Zn Mod­i­fi­ca­tion of Pt(111) for the Hydrodeoxy­gena­tion of Aldoses

2014 Spring Symposium

Jesse R. McManus, Eddie Martono, & John M. Vohs
Uni­ver­si­ty of Penn­syl­va­nia
Abstract — The high oxy­gen con­tent and mul­ti­ple func­tion­al groups in bio­mass-derived plat­form mol­e­cules like glu­cose pose an inter­est­ing reac­tion engi­neer­ing chal­lenge for the con­ver­sion of bio­mass to val­ue-added fuels and chem­i­cals. The key to under­stand­ing the reac­tion path­ways nec­es­sary for these con­ver­sions lies in elu­ci­dat­ing reac­tion active sites on cat­alyt­i­cal­ly rel­e­vant sur­faces and iden­ti­fy­ing the role of each func­tion­al­i­ty exhib­it­ed by the feed mol­e­cule in the reac­tion mech­a­nism. In this study, tem­per­a­ture pro­grammed des­orp­tion (TPD) and high res­o­lu­tion elec­tron ener­gy loss (HREEL) spec­troscopy are uti­lized to probe the reac­tion path­way of the bio­mass-rel­e­vant glu­cose mol­e­cule, as well as mod­el aldos­es glyc­er­alde­hyde and gly­co­lalde­hyde, and sim­ple alde­hyde acetalde­hyde on a Pt cat­a­lyst sur­face. The effects of mod­i­fi­ca­tion of the Pt(111) sur­face with oxyphilic Zn adatoms are explored with regard to hydrodeoxy­gena­tion chem­istry, and reac­tion mech­a­nisms are pro­posed. With all mol­e­cules stud­ied, it was found that Zn addi­tion to Pt(111) result­ed in an increase in the bar­ri­er for C-H and C-C scis­sion, as well as notable activ­i­ty for deoxy­gena­tion at the alde­hyde oxy­gen as a func­tion of polyal­co­hol con­tent. These results help elu­ci­date the role of mul­ti­ple alco­hol func­tion­al­i­ties in bio­mass-derived oxy­genates and high­light the poten­tial of using alloy effects to mod­i­fy cat­alyt­ic chem­istry.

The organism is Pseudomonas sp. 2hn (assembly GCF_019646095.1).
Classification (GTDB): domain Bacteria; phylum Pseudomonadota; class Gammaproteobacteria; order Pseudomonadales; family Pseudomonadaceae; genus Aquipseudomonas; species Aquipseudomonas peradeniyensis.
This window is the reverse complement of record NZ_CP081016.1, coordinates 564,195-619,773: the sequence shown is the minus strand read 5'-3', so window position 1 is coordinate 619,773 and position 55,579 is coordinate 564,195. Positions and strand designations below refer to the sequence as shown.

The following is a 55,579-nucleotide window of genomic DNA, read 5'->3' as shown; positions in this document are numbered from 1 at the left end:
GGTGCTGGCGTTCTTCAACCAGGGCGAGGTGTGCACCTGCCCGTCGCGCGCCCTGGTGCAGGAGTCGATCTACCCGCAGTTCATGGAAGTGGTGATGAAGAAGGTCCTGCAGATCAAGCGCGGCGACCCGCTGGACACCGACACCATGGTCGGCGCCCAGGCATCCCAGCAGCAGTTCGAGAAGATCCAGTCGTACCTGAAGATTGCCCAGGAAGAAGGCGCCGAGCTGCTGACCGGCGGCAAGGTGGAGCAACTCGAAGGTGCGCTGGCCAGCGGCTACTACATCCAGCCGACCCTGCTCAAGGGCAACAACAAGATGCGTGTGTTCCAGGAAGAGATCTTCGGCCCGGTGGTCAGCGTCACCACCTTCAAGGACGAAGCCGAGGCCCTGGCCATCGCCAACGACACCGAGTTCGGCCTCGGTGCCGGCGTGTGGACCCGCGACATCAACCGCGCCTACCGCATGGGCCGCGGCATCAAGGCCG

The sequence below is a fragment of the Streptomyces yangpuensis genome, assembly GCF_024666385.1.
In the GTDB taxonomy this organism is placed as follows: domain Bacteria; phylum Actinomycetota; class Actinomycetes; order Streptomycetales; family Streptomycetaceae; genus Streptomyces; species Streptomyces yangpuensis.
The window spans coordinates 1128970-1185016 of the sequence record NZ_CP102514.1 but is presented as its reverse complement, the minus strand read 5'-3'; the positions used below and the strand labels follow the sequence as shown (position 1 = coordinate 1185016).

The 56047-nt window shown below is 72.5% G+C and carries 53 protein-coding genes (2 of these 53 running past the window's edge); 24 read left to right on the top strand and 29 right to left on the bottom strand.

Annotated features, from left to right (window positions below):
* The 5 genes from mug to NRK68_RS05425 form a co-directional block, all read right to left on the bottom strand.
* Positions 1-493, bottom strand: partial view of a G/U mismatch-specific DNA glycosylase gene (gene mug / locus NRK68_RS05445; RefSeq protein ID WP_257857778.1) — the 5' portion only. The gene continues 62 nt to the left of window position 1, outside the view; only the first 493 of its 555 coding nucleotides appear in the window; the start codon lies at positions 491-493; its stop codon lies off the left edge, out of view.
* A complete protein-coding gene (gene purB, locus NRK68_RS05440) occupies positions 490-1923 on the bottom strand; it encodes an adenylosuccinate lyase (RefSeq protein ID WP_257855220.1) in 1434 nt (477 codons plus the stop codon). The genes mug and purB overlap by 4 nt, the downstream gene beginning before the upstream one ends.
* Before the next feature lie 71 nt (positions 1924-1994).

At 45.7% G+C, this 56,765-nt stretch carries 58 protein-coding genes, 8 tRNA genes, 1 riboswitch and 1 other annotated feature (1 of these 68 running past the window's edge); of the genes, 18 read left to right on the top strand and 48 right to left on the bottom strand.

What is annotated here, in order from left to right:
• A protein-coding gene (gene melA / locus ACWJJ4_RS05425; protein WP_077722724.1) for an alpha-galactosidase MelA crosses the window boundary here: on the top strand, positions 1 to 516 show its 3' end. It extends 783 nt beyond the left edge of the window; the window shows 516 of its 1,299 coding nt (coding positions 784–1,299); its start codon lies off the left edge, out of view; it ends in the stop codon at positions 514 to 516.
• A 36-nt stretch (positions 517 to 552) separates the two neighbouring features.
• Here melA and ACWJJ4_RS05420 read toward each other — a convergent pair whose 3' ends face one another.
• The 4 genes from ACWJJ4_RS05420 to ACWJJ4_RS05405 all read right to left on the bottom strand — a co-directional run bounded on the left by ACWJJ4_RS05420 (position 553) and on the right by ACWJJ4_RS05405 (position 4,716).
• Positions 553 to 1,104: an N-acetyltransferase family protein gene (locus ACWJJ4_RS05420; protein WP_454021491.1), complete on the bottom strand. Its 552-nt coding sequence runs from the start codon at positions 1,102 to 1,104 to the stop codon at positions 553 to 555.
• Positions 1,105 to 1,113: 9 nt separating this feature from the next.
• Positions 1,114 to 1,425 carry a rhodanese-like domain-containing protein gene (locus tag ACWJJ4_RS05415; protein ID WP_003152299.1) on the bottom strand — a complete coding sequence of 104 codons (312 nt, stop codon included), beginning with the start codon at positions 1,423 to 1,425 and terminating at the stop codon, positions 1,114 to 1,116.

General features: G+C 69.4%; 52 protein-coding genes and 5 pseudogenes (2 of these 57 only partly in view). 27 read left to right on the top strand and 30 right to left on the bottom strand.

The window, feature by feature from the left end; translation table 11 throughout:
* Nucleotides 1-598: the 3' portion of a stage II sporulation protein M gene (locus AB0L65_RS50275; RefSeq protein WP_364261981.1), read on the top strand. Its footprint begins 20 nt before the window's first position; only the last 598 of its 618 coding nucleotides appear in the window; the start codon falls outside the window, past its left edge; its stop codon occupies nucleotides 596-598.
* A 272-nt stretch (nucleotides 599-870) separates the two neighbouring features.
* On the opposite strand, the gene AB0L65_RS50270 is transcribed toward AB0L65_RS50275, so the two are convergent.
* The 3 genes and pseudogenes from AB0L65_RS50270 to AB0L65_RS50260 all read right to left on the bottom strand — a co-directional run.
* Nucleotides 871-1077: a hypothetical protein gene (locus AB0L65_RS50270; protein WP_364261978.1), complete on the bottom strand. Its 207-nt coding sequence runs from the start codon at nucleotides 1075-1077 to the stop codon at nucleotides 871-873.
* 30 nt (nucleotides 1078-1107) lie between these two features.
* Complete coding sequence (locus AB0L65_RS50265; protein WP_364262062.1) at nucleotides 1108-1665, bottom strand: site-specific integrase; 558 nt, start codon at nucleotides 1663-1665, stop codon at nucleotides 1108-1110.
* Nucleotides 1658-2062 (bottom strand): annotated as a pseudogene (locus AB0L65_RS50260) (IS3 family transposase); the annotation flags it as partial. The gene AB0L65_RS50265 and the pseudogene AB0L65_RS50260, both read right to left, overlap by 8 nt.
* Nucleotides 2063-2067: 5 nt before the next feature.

Jess_R_McManusBiog­ra­phy — Dr. Jesse R. McManus recent­ly com­plet­ed his PhD research in Chem­i­cal Engi­neer­ing at the Uni­ver­si­ty of Penn­syl­va­nia under the tute­lage of Prof. John M. Vohs, suc­cess­ful­ly defend­ing his the­sis “Reac­tion Char­ac­ter­i­za­tion of Bio­mass-Derived Oxy­genates on Noble Met­al Cat­a­lysts”. In 2009, he received his BSE in Chem­i­cal Engi­neer­ing at Tulane Uni­ver­si­ty, grad­u­at­ing Sum­ma Cum Laude with an Hon­ors dis­tinc­tion. Dur­ing his stud­ies, Dr. McManus has received sev­er­al awards for his aca­d­e­m­ic accom­plish­ments, includ­ing the Tulane-Richards Schol­ar­ship for Aca­d­e­m­ic Excel­lence, The R.C. Reed Schol­ar Award for aca­d­e­m­ic achieve­ment and promise for the future, and the Doc­tor­al Franklin Schol­ar Award for stu­dents with high promise to suc­ceed in cre­ative research at the cut­ting edge of their dis­ci­pline. In the spring, Dr. McManus plans to depart from aca­d­e­m­ic research and pur­sue a career in the ener­gy sec­tor with a major ener­gy com­pa­ny.